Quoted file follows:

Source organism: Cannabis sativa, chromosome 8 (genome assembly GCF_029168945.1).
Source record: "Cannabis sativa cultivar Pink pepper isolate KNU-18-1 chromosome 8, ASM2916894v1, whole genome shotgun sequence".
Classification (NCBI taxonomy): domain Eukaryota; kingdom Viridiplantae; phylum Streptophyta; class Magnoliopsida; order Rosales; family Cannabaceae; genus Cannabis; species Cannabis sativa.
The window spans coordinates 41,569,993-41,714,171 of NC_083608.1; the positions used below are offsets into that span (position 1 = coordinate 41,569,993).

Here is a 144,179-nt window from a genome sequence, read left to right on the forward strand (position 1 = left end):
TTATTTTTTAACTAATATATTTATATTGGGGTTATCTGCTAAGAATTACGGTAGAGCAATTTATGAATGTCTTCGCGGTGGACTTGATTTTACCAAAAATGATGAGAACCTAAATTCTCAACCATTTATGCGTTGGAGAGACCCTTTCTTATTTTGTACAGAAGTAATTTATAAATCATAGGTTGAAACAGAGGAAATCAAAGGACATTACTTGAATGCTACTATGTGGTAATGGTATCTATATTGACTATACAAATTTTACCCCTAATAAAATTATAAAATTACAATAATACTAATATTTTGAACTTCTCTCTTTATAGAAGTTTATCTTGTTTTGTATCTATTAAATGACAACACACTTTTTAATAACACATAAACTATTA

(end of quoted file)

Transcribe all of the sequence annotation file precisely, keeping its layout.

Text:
Source organism: Cannabis sativa, chromosome 8 (genome assembly GCF_029168945.1).
Source record: "Cannabis sativa cultivar Pink pepper isolate KNU-18-1 chromosome 8, ASM2916894v1, whole genome shotgun sequence".
Classification (NCBI taxonomy): domain Eukaryota; kingdom Viridiplantae; phylum Streptophyta; class Magnoliopsida; order Rosales; family Cannabaceae; genus Cannabis; species Cannabis sativa.
The window spans coordinates 41,569,993-41,714,171 of NC_083608.1; the positions used below are offsets into that span (position 1 = coordinate 41,569,993).

Here is a 144,179-nt window from a genome sequence, read left to right on the forward strand (position 1 = left end):
TTATTTTTTAACTAATATATTTATATTGGGGTTATCTGCTAAGAATTACGGTAGAGCAATTTATGAATGTCTTCGCGGTGGACTTGATTTTACCAAAAATGATGAGAACCTAAATTCTCAACCATTTATGCGTTGGAGAGACCCTTTCTTATTTTGTACAGAAGTAATTTATAAATCATAGGTTGAAACAGAGGAAATCAAAGGACATTACTTGAATGCTACTATGTGGTAATGGTATCTATATTGACTATACAAATTTTACCCCTAATAAAATTATAAAATTACAATAATACTAATATTTTGAACTTCTCTCTTTATAGAAGTTTATCTTGTTTTGTATCTATTAAATGACAACACACTTTTTAATAACACATAAACTATTA